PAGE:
Dunigan additionally argues that public policy dictates that a district court must give adequate consideration to a defendant's ability to pay. Relying on an Eleventh Circuit case, United States v. Fuentes, 107 F.3d 1515 (11th Cir. 1997), Dunigan contends that restitution orders in amounts that a defendant cannot likely repay "effectively eliminate the mandate of section 3664(a) that the sentencing court consider the defendant's ability to pay." Id. at 1529.

We conclude that the district court did not adequately consider Dunigan's ability to pay, one of the factors set out in 18 U.S.C. § 3664(a). Although the district court noted that Dunigan was intelligent and capable of employment, the district court had absolutely no basis on the record before it to conclude that Dunigan would be able to pay in excess of $8000 per month to satisfy his obligation; in fact, the district court expressed considerable doubt that Dunigan ever would be able to pay. The district court therefore abused its discretion by ordering Dunigan to pay that amount. See id. (stating that " [a] district court abuses its discretion when it orders restitution in an amount that it finds the defendant is not likely to be able to pay"). Like the Fuentes court, we believe that ordering restitution in an amount that a defendant cannot possibly pay "threatens respect for judicial orders generally" and provides the defendant with "less incentive to seek remunerative, rehabilitative, and non-criminal employment." Id. (citation and quotation omitted).

We recognize that the burden is on the defendant to establish a lack of financial resources. See United States v. Blanchard, 9 F.3d 22, 25 (6th Cir. 1993). We believe that Dunigan has met his burden in this case by establishing that "absent a miracle," he will not be able to satisfy his restitution obligation. Accordingly, we hold that a district court must have, at a minimum, some indication that a defendant will be able to pay the amount of restitution ordered in order to comply with 18 U.S.C. § 3664(a). In this case, the district court abused its discretion by failing to do so.

For the foregoing reasons, we REVERSE the judgment of the district court and REMAND for further proceedings consistent with this opinion.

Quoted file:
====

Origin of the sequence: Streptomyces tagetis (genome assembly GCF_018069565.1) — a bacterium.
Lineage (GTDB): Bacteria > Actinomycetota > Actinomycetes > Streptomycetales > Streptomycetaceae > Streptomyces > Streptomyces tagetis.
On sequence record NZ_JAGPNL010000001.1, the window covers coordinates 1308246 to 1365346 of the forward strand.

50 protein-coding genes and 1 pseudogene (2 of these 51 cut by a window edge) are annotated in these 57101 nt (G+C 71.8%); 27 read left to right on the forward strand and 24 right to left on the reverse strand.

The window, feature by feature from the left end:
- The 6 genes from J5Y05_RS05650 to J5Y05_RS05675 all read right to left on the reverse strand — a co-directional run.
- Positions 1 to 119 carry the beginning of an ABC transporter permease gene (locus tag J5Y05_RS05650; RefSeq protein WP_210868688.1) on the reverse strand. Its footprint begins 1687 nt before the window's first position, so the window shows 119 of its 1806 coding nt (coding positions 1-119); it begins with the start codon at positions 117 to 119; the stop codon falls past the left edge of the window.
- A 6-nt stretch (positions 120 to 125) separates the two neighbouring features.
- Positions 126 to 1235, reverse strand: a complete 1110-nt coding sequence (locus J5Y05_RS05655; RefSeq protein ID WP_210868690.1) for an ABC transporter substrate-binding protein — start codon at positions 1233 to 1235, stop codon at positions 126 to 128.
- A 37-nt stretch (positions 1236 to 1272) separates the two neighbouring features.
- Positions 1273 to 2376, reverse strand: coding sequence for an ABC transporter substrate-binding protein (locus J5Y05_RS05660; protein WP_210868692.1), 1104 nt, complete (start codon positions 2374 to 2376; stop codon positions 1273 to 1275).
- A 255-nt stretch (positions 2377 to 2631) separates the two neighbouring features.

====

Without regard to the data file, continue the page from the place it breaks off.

*

The Honorable Nancy G. Edmunds, United States District Judge for the Eastern District of Michigan, sitting by designation

 1

At the outset, Dunigan alleges an ex post facto violation because he asserts that the district court relied upon the mandatory restitution provisions set forth in 18 U.S.C. §§ 2248 and 3663A, which were enacted as a result of the Mandatory Victims Restitution Act of 1996 (MVRA). Dunigan argues that although he was sentenced after the enactment of the MVRA, he committed the offenses before the enactment of the MVRA; hence, the ex post facto problem. In support of his argument, Dunigan notes that the PSR referred to U.S.S.G. § 5E1.1, which requires mandatory restitution for offenses committed after Nov. 1, 1997, if such restitution is authorized by law. In citing to the applicable restitution statute, however, the PSR referred to 18 U.S.C. § 3663(a), which provides for discretionary restitution. Moreover, upon Dunigan's objections to the PSR, the probation officer clearly stated that the decision to order restitution was within the sound discretion of the district court. Finally, in sentencing Dunigan, the district court gave no indication that it considered restitution to be mandatory in this case. Because the district court did not rely upon the mandatory restitution provisions, Dunigan's ex post facto argument lacks merit

In addition, the government did not argue that the MVRA was in fact applicable in this case; therefore we need not address that issue or the issue of whether the application of the MVRA in these circumstances would violate the ex post facto clause.

 2

Title 18 U.S.C. § 3664(a) provides in part that " [t]he [presentence] report shall include, to the extent practicable, a complete accounting of the losses to each victim, any restitution owed pursuant to a plea agreement, and information relating to the economic circumstances of each defendant."